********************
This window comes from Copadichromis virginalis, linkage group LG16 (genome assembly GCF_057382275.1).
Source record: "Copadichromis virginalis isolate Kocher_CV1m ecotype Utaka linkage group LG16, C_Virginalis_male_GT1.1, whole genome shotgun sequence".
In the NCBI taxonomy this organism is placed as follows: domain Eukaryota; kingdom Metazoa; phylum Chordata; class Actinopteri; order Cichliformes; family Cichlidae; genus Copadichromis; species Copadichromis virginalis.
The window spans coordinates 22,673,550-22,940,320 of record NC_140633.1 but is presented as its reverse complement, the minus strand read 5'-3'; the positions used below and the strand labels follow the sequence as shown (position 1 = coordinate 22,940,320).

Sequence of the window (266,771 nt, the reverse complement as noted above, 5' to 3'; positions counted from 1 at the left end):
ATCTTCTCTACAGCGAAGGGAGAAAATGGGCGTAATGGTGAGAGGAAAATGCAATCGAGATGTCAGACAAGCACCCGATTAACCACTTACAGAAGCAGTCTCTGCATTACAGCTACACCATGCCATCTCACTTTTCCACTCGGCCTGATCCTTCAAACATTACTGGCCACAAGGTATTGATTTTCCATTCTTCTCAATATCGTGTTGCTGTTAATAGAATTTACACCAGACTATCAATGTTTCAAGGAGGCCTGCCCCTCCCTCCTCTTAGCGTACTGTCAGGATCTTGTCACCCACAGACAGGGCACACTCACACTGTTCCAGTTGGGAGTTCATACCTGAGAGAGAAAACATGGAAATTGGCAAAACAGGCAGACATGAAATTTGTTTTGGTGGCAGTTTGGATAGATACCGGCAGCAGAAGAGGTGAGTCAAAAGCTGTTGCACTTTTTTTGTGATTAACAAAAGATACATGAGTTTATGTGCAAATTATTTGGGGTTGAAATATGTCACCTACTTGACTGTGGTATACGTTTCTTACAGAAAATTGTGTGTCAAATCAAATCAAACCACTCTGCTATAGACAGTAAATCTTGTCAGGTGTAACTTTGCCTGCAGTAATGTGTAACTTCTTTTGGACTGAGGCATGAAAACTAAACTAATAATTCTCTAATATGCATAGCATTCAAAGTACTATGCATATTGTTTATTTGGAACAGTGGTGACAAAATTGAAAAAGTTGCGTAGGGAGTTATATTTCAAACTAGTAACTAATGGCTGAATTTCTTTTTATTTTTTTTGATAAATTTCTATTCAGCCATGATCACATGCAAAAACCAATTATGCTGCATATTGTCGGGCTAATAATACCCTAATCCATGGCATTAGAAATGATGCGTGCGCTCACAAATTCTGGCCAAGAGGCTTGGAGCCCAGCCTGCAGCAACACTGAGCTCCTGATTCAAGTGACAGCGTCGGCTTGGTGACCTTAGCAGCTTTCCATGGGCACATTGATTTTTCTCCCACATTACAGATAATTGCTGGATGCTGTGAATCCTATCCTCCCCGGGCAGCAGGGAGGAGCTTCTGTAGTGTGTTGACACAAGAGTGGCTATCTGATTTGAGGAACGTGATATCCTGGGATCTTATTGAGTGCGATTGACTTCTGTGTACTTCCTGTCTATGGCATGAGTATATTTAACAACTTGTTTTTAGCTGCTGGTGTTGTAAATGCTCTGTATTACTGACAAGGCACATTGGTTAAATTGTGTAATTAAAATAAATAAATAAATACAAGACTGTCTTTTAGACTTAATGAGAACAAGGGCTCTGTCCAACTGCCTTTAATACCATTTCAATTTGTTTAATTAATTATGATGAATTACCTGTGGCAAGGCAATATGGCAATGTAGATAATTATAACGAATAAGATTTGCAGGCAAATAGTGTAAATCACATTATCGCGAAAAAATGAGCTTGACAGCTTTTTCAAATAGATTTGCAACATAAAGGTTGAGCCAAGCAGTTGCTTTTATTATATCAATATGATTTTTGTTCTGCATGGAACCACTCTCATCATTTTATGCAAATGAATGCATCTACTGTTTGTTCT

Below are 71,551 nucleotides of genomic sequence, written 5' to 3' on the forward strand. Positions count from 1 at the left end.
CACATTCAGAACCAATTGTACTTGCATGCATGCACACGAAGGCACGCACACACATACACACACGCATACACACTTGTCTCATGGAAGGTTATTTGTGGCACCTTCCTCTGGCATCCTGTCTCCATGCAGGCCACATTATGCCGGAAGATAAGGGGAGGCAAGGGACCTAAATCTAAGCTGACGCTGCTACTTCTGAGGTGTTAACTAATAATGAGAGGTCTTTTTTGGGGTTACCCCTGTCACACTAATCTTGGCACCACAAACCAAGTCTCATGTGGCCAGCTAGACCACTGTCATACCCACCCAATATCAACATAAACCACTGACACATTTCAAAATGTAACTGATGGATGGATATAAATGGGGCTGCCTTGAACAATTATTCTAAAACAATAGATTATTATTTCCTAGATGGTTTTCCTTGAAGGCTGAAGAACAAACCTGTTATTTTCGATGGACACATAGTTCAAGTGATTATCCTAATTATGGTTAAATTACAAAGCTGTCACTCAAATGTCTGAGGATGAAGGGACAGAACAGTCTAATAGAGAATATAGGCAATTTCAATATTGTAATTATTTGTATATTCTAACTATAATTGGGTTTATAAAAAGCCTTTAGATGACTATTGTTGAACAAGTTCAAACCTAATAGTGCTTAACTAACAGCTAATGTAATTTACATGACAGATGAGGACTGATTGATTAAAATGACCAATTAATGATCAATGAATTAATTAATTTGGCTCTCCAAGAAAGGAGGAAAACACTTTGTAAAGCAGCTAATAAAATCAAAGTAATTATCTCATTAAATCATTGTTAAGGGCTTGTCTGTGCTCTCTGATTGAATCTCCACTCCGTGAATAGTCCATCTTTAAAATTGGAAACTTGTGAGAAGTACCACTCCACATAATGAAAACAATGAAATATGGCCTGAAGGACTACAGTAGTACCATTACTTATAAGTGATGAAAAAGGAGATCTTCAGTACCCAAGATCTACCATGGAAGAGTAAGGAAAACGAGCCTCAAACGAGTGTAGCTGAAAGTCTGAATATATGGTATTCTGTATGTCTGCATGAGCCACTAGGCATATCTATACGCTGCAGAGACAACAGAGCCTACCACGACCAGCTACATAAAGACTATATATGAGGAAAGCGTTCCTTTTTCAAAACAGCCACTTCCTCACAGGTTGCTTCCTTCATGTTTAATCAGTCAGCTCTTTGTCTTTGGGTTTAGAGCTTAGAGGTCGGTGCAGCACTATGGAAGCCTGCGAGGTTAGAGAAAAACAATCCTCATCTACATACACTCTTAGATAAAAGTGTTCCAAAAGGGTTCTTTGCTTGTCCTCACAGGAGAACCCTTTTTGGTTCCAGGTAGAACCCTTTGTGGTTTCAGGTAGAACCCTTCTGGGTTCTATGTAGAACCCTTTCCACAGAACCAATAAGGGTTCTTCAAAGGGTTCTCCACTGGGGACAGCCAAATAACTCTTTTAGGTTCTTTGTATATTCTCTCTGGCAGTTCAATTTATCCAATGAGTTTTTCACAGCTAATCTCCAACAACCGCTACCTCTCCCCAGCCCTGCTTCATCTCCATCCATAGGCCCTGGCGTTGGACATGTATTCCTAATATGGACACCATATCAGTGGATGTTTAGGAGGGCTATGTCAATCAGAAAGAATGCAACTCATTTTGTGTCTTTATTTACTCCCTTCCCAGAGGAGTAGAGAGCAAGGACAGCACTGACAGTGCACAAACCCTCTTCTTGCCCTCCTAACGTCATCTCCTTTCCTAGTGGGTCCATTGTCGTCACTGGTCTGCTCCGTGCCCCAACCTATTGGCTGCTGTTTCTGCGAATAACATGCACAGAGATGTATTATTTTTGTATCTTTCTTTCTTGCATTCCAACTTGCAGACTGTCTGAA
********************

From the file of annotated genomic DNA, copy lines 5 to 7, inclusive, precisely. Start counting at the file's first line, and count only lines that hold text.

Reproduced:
Sequence of the window (266,771 nt, the reverse complement as noted above, 5' to 3'; positions counted from 1 at the left end):
ATCTTCTCTACAGCGAAGGGAGAAAATGGGCGTAATGGTGAGAGGAAAATGCAATCGAGATGTCAGACAAGCACCCGATTAACCACTTACAGAAGCAGTCTCTGCATTACAGCTACACCATGCCATCTCACTTTTCCACTCGGCCTGATCCTTCAAACATTACTGGCCACAAGGTATTGATTTTCCATTCTTCTCAATATCGTGTTGCTGTTAATAGAATTTACACCAGACTATCAATGTTTCAAGGAGGCCTGCCCCTCCCTCCTCTTAGCGTACTGTCAGGATCTTGTCACCCACAGACAGGGCACACTCACACTGTTCCAGTTGGGAGTTCATACCTGAGAGAGAAAACATGGAAATTGGCAAAACAGGCAGACATGAAATTTGTTTTGGTGGCAGTTTGGATAGATACCGGCAGCAGAAGAGGTGAGTCAAAAGCTGTTGCACTTTTTTTGTGATTAACAAAAGATACATGAGTTTATGTGCAAATTATTTGGGGTTGAAATATGTCACCTACTTGACTGTGGTATACGTTTCTTACAGAAAATTGTGTGTCAAATCAAATCAAACCACTCTGCTATAGACAGTAAATCTTGTCAGGTGTAACTTTGCCTGCAGTAATGTGTAACTTCTTTTGGACTGAGGCATGAAAACTAAACTAATAATTCTCTAATATGCATAGCATTCAAAGTACTATGCATATTGTTTATTTGGAACAGTGGTGACAAAATTGAAAAAGTTGCGTAGGGAGTTATATTTCAAACTAGTAACTAATGGCTGAATTTCTTTTTATTTTTTTTGATAAATTTCTATTCAGCCATGATCACATGCAAAAACCAATTATGCTGCATATTGTCGGGCTAATAATACCCTAATCCATGGCATTAGAAATGATGCGTGCGCTCACAAATTCTGGCCAAGAGGCTTGGAGCCCAGCCTGCAGCAACACTGAGCTCCTGATTCAAGTGACAGCGTCGGCTTGGTGACCTTAGCAGCTTTCCATGGGCACATTGATTTTTCTCCCACATTACAGATAATTGCTGGATGCTGTGAATCCTATCCTCCCCGGGCAGCAGGGAGGAGCTTCTGTAGTGTGTTGACACAAGAGTGGCTATCTGATTTGAGGAACGTGATATCCTGGGATCTTATTGAGTGCGATTGACTTCTGTGTACTTCCTGTCTATGGCATGAGTATATTTAACAACTTGTTTTTAGCTGCTGGTGTTGTAAATGCTCTGTATTACTGACAAGGCACATTGGTTAAATTGTGTAATTAAAATAAATAAATAAATACAAGACTGTCTTTTAGACTTAATGAGAACAAGGGCTCTGTCCAACTGCCTTTAATACCATTTCAATTTGTTTAATTAATTATGATGAATTACCTGTGGCAAGGCAATATGGCAATGTAGATAATTATAACGAATAAGATTTGCAGGCAAATAGTGTAAATCACATTATCGCGAAAAAATGAGCTTGACAGCTTTTTCAAATAGATTTGCAACATAAAGGTTGAGCCAAGCAGTTGCTTTTATTATATCAATATGATTTTTGTTCTGCATGGAACCACTCTCATCATTTTATGCAAATGAATGCATCTACTGTTTGTTCT

Below are 71,551 nucleotides of genomic sequence, written 5' to 3' on the forward strand. Positions count from 1 at the left end.